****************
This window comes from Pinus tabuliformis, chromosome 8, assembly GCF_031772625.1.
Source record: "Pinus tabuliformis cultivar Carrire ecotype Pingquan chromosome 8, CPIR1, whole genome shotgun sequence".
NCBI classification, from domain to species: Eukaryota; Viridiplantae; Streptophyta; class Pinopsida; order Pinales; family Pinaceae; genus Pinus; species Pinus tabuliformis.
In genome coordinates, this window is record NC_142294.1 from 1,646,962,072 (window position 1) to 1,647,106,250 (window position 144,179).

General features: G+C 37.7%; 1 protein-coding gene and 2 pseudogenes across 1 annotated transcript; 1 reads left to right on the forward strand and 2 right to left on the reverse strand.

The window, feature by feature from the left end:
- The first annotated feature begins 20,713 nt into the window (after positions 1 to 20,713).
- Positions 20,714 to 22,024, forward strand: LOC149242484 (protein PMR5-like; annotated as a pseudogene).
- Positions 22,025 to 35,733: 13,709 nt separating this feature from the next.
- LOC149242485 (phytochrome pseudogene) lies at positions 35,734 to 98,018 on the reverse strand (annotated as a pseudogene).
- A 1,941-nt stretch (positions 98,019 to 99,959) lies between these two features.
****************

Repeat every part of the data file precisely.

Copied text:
This window comes from Pinus tabuliformis, chromosome 8, assembly GCF_031772625.1.
Source record: "Pinus tabuliformis cultivar Carrire ecotype Pingquan chromosome 8, CPIR1, whole genome shotgun sequence".
NCBI classification, from domain to species: Eukaryota; Viridiplantae; Streptophyta; class Pinopsida; order Pinales; family Pinaceae; genus Pinus; species Pinus tabuliformis.
In genome coordinates, this window is record NC_142294.1 from 1,646,962,072 (window position 1) to 1,647,106,250 (window position 144,179).

General features: G+C 37.7%; 1 protein-coding gene and 2 pseudogenes across 1 annotated transcript; 1 reads left to right on the forward strand and 2 right to left on the reverse strand.

The window, feature by feature from the left end:
- The first annotated feature begins 20,713 nt into the window (after positions 1 to 20,713).
- Positions 20,714 to 22,024, forward strand: LOC149242484 (protein PMR5-like; annotated as a pseudogene).
- Positions 22,025 to 35,733: 13,709 nt separating this feature from the next.
- LOC149242485 (phytochrome pseudogene) lies at positions 35,734 to 98,018 on the reverse strand (annotated as a pseudogene).
- A 1,941-nt stretch (positions 98,019 to 99,959) lies between these two features.